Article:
A pattern is a type of theme of recurring events or objects, sometimes referred to as elements of a set of objects that repeat in a predictable manner.
The most basic patterns, called tessellations, are based on repetition and periodicity. A single template, tile, or cell is combined with duplicates without change or modification. For example, simple harmonic oscillators produce repeated patterns of movement.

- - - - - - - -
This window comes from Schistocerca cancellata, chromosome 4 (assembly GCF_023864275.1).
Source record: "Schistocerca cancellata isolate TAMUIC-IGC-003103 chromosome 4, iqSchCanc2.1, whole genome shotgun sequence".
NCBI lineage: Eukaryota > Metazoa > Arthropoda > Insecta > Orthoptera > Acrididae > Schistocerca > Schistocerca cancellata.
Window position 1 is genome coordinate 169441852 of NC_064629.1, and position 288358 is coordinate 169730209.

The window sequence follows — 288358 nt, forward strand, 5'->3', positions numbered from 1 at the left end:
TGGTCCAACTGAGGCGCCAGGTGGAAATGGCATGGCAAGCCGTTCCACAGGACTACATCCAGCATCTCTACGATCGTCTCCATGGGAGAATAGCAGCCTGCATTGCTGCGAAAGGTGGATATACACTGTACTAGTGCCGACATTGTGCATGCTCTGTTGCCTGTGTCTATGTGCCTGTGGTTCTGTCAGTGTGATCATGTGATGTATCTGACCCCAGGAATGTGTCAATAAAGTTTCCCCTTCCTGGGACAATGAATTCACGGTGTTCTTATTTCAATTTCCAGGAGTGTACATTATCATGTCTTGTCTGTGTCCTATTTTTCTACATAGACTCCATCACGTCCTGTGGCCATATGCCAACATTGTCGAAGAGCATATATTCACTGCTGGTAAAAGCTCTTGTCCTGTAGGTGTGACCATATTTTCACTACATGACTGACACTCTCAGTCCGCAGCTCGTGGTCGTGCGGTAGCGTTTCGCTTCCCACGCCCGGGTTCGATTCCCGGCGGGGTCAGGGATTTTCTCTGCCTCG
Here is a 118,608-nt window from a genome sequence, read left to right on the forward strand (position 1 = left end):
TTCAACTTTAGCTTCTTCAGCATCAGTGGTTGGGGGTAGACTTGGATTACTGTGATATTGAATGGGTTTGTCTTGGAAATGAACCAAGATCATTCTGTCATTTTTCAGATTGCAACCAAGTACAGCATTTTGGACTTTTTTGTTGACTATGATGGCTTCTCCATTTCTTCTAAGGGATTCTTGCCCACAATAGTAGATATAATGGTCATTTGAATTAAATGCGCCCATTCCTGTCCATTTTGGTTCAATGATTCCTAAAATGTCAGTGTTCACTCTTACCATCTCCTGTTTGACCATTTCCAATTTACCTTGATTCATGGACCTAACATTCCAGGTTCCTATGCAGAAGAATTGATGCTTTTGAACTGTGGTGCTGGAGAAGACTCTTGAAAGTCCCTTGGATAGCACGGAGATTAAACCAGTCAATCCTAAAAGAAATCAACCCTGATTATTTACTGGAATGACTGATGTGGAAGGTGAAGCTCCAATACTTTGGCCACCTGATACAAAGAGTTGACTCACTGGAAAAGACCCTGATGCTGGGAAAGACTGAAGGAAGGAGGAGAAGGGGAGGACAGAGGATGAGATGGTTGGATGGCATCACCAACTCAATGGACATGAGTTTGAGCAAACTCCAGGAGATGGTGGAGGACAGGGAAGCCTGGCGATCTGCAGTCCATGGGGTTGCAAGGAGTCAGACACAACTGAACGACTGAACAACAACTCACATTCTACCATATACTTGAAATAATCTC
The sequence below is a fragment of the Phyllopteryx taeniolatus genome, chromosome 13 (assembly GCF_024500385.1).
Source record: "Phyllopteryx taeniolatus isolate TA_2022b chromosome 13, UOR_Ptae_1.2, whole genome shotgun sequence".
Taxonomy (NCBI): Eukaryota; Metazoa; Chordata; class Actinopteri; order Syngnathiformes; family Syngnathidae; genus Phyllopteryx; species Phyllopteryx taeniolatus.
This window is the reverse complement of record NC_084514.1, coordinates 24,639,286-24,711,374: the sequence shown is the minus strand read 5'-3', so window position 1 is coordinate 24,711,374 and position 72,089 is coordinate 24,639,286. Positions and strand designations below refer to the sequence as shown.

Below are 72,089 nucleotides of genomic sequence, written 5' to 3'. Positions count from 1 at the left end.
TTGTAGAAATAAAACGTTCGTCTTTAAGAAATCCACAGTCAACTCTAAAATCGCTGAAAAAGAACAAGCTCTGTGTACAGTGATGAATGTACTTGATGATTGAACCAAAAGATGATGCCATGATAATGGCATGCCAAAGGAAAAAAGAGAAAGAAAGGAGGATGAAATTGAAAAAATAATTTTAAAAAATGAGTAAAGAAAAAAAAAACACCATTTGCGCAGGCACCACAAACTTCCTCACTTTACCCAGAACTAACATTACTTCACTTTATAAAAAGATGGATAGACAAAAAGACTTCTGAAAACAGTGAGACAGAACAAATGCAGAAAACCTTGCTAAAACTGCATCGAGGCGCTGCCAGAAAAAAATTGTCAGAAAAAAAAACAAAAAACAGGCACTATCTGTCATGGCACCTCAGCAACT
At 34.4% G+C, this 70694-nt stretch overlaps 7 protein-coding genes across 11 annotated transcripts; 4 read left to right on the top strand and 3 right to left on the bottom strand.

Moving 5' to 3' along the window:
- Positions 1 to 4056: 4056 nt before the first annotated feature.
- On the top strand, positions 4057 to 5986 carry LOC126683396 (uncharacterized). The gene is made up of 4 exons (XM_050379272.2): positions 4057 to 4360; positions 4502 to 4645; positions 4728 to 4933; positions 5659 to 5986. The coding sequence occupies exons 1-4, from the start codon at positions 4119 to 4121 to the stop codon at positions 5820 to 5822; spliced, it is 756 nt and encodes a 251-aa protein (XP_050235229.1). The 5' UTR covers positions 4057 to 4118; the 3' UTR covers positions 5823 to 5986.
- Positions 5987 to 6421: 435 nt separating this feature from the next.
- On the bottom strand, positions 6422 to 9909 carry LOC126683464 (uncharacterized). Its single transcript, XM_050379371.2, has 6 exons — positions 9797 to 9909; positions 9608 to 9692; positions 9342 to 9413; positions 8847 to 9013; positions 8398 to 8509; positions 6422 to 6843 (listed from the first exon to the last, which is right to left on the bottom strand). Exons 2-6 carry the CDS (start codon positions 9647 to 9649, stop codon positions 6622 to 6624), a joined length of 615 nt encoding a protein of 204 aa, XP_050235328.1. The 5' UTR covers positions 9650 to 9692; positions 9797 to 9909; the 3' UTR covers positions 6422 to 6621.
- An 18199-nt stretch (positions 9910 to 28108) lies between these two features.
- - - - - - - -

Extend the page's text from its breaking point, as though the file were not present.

Other patterns use symmetry, which is a form of finite repetition, instead of translation, which can repeat infinitely. Fractal patterns also use magnification or scaling, giving an effect known as self-similarity or scale invariance. Some plants, like ferns, even generate a pattern using an affine transformation which combines translation, scaling, rotation, and reflection.
Mathematics is commonly described as the “Science of Patterns.” Any sequence of numbers that may be modeled by a mathematical function is considered a pattern. In pattern theory (Grenander 1996),...
- Grenander U (1996) Elements of pattern theory. Johns Hopkins University Press, BaltimoreGoogle Scholar